Dwelling and household characteristics' influence on reported and measured summertime overheating: a glimpse of a mild climate in the 2050's
journal contributionposted on 2021-06-09, 07:53 authored by Kevin LomasKevin Lomas, Stephen WatsonStephen Watson, David AllinsonDavid Allinson, Amirreza Fateh, A Beaumont, J Allen, H Foster, H Garrett
The summer 2018 saw temperatures far above the long-term average in the Northern Hemisphere. It was England's hottest ever summer, with temperatures typical of those expected of the 2050s. In the largest and most comprehensive study to date, summertime overheating in 750 English homes was assessed through both monitoring and questionnaires.
Overheating determined using adaptive thermal comfort criteria invariably produced patterns of overheating with dwelling and household characteristics comparable with self-reported results for both living rooms and bedrooms. However, households with members aged over 75 significantly under-reported the prevalence of overheating compared with monitored results. The standard UK static overheating criterion produced implausible estimates for the prevalence of overheating in bedrooms.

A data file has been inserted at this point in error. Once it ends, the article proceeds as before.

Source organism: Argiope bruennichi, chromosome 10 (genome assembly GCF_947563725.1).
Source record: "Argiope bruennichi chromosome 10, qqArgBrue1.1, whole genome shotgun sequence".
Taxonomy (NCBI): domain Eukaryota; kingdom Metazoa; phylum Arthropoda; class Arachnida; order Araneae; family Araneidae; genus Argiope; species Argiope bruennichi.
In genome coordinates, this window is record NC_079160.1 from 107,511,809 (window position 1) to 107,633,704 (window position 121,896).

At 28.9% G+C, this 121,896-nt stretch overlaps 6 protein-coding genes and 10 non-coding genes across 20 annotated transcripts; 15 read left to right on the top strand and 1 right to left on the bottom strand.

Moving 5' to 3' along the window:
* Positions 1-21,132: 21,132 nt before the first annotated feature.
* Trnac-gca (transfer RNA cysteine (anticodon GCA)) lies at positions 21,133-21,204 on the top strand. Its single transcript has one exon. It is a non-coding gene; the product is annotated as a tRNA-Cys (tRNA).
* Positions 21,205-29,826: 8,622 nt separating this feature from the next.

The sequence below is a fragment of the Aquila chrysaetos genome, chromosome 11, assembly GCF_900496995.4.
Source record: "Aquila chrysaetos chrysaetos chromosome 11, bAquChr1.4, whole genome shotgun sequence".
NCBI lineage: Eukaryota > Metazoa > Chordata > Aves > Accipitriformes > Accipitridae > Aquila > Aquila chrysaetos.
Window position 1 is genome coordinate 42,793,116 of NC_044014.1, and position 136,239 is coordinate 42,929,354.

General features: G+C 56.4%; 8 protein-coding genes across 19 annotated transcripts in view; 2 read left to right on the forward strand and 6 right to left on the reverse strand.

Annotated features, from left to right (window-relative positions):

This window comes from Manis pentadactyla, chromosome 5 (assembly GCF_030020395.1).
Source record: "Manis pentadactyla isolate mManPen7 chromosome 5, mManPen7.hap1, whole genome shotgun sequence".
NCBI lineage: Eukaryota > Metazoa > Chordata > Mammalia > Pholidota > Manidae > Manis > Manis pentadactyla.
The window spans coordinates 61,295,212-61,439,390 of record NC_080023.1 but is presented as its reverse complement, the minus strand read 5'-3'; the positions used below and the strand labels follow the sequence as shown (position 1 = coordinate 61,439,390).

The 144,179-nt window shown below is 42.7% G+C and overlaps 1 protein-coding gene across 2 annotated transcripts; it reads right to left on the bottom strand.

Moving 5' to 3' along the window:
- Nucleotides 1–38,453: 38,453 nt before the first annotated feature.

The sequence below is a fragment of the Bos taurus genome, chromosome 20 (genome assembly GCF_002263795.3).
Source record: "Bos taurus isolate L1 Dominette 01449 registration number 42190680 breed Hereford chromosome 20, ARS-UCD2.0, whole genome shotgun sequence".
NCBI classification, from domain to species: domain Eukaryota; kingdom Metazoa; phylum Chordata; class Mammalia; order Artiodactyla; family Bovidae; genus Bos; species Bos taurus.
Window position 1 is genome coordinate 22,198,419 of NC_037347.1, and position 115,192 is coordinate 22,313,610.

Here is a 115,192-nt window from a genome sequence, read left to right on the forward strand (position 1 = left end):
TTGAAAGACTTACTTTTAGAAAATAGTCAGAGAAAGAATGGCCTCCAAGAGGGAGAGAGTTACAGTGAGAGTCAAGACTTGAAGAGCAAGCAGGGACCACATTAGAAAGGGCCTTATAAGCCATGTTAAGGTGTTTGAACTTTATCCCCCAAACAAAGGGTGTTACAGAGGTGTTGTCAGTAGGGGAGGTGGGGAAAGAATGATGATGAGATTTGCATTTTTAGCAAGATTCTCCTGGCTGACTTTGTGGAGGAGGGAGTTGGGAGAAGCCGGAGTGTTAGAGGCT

Weighting the results to the national stock revealed that 4.6million English bedrooms (19% of the stock) and 3.6million living rooms (15%) overheated. Overheating was more prevalent in bedrooms at night than in living rooms during the day. The prevalence of living room overheating was significantly greater in flats (30%) than other dwelling types. Improved fabric energy efficiency did not significantly increase the risk of overheating. The prevalence of monitored overheating was greater in households living in social housing, with low incomes or with members aged over state pension age.
Recommendations are made about the measurement of overheating and the formulation of policies aimed at mitigating the risk of overheating in existing homes.
EPSRC Centre for Doctoral Training in Energy Demand (LoLo)
Engineering and Physical Sciences Research CouncilFind out more...
Department for Business Energy and Industrial Strategy
- Architecture, Building and Civil Engineering
Published inBuilding and Environment
- VoR (Version of Record)
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Publisher statementThis is an Open Access Article. it is published by Elsevier under the Creative Commons Attribution 4.0 International Licence (CC BY 4.0). Full details of this licence are available at: https://creativecommons.org/licenses/by/4.0/